Instead, she set up shot in a private guesthouse. Reporting in Kabul, said Ms. Warner, went relatively smoothly. She landed interviews with General David McKiernan and with Afghan President Hamid Karzai. Later, however, when she prepared to venture out of the capital to do a story about a U.S. heroin-eradication program in the violent Helmand Province south of Kabul, things went haywire.
On the morning Ms. Warner was to leave, the State Department called and said they had a credible threat of a suicide bomber in the region. The trip was postponed. The next day, she was cleared to go. But again, her flight was delayed because the pilots were worried about having to spend too much time sitting on the runway in an area rife with unpredictable attacks.
By the time Ms. Warner arrived in the province, it was too late in the day to go out with the eradication team. She settled for an interview with a local U.S.-backed governor in the area. Even then, her private-security team remained nervous.
“They carried major weapons and had a whole procedure about what to do if there were attacks on the car,” said Ms. Warner. “It was much more heavy than we had in Kabul. They were very cautious. We couldn’t just get out and stroll down the street and talk to people.”
…AND A DIFFERENT NEWS BUSINESS
If the conflict is different from the one that began just six years ago in Iraq, so is the news. In that short period, technology has caught up, and the economy of the news organization has sputtered.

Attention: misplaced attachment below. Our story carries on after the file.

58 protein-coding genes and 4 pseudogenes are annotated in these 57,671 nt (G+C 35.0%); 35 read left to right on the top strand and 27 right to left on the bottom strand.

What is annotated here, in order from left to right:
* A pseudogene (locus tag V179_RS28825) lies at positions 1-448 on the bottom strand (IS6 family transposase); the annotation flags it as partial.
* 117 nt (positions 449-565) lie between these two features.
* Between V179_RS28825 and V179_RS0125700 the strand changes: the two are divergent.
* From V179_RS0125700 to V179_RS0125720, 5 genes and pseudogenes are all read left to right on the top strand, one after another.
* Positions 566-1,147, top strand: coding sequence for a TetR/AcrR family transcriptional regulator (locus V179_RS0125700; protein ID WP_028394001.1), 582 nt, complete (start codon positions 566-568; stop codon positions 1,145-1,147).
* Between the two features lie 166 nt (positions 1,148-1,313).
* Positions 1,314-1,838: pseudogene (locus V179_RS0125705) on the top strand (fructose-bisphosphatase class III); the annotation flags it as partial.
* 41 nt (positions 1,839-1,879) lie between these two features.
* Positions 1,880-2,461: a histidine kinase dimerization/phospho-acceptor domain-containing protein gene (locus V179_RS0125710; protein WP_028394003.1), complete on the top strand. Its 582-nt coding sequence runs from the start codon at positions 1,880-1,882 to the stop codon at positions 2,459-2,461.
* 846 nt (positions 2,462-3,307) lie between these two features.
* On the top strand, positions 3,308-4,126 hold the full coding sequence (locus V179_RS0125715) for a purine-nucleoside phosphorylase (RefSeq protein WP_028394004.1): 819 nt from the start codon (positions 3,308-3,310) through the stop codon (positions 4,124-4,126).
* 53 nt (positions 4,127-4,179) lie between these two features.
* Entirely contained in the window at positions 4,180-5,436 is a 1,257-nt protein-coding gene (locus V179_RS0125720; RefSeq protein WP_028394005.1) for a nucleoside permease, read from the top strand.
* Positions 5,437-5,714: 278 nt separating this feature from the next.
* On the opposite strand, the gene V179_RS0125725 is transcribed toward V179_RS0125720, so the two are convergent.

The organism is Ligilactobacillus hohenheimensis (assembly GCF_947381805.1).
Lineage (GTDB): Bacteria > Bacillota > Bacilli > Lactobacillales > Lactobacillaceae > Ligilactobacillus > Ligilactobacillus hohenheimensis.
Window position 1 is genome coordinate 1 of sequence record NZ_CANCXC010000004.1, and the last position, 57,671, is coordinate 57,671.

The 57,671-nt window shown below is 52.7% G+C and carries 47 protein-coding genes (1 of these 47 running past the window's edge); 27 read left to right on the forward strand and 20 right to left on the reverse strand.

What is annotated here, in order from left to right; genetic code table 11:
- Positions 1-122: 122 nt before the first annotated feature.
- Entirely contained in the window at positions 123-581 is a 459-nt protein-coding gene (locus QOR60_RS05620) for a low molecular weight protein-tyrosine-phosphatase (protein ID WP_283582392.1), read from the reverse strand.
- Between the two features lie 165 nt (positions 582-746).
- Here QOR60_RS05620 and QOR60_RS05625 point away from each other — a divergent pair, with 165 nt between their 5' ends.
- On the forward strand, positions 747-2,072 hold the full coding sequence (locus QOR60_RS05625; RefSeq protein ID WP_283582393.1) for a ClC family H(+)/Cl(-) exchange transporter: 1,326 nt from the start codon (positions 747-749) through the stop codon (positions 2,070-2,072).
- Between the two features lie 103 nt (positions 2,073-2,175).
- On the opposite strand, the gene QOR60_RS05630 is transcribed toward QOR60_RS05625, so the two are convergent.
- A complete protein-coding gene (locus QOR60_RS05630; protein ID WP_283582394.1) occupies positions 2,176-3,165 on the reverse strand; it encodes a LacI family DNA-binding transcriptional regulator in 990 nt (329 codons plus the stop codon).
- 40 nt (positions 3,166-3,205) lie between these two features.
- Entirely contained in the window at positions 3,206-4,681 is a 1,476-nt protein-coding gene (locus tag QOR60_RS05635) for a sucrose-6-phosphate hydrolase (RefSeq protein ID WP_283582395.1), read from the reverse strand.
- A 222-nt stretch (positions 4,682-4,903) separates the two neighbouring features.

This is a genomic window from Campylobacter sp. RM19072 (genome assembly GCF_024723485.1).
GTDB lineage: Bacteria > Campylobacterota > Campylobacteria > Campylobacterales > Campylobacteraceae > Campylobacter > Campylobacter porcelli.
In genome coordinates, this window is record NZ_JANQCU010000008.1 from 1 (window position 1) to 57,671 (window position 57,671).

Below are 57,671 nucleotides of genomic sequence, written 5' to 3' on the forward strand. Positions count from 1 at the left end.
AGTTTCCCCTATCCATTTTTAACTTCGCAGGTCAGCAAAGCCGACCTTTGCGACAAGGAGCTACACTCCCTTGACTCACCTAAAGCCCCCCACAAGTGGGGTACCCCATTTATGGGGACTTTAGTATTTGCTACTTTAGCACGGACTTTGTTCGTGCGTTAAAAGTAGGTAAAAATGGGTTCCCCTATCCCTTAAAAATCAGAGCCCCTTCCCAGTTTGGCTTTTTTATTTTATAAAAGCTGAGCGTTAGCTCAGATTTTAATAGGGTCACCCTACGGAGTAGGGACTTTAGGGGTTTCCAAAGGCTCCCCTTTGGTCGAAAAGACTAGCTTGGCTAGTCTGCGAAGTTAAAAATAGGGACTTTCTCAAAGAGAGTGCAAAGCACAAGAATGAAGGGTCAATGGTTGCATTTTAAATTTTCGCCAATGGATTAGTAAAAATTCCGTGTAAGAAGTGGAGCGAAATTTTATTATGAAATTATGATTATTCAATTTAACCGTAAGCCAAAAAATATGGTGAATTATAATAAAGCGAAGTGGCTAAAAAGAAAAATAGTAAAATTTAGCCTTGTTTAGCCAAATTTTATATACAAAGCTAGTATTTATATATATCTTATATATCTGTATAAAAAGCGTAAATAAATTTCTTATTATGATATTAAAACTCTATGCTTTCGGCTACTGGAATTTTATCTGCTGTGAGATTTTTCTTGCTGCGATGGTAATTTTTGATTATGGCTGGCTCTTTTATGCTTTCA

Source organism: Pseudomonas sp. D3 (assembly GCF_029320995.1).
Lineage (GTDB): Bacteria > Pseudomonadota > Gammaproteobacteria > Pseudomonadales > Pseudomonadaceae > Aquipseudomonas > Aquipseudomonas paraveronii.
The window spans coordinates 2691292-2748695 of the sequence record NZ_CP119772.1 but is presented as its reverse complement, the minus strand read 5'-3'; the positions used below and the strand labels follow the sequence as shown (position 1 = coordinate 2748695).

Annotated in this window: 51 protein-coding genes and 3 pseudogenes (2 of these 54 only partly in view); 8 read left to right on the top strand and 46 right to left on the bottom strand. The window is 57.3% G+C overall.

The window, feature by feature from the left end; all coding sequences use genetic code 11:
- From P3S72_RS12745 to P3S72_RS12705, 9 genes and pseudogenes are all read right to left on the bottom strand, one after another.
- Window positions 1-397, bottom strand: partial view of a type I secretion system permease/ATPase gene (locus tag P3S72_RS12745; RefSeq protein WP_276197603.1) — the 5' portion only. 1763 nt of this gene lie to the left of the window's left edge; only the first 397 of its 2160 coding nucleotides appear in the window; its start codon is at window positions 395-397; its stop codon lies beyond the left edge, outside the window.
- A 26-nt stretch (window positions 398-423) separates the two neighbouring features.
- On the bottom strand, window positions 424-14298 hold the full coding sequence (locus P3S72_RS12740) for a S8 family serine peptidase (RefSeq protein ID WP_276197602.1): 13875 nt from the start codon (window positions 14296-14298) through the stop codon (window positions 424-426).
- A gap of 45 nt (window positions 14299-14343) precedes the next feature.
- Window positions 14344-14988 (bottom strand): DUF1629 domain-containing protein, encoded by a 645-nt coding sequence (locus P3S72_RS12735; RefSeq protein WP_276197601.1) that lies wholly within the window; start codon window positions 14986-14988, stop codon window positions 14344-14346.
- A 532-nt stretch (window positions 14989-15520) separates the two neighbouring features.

Ultimately, whether U.S. broadcast executives end up forming a partnership in Kabul, the bureaus they set up there are unlikely to look much like the bureaus of the recent past.
“In the traditional bureau model, you’d have a reporter who would have a producer who would have a camera person,” said CNN’s Mr. Maddox. “Then you need a driver. Then you would need someone to administrate all the costs, and then you hire a bureau chief. And suddenly you have six people in a long-term property commitment, when really all you wanted was a reporter somewhere.”
Those days, said Mr. Maddox, may be done. “It used to be that you couldn’t really operate a bureau without an engineer because of the equipment that was needed,” said Mr. Maddox. “We can now set up a bureau with the amount of equipment that you can carry in a backpack.”
He said that the lessons of Baghdad—that is, how relatively small, relatively inexpensive bureaus could evolve over time in a deteriorating security situation into massively expensive and perilous operations—would not be lost on executives trying to figure out their strategy in Afghanistan.
“I think there is an anxiety among many people who are going there: What can we do to avoid getting bogged down like we did in Baghdad?” said Mr. Maddox. “What happens if the temperature in Afghanistan goes up again? I think everyone now is going into the relationship with Afghanistan with a view to how they can eventually get out of it.”
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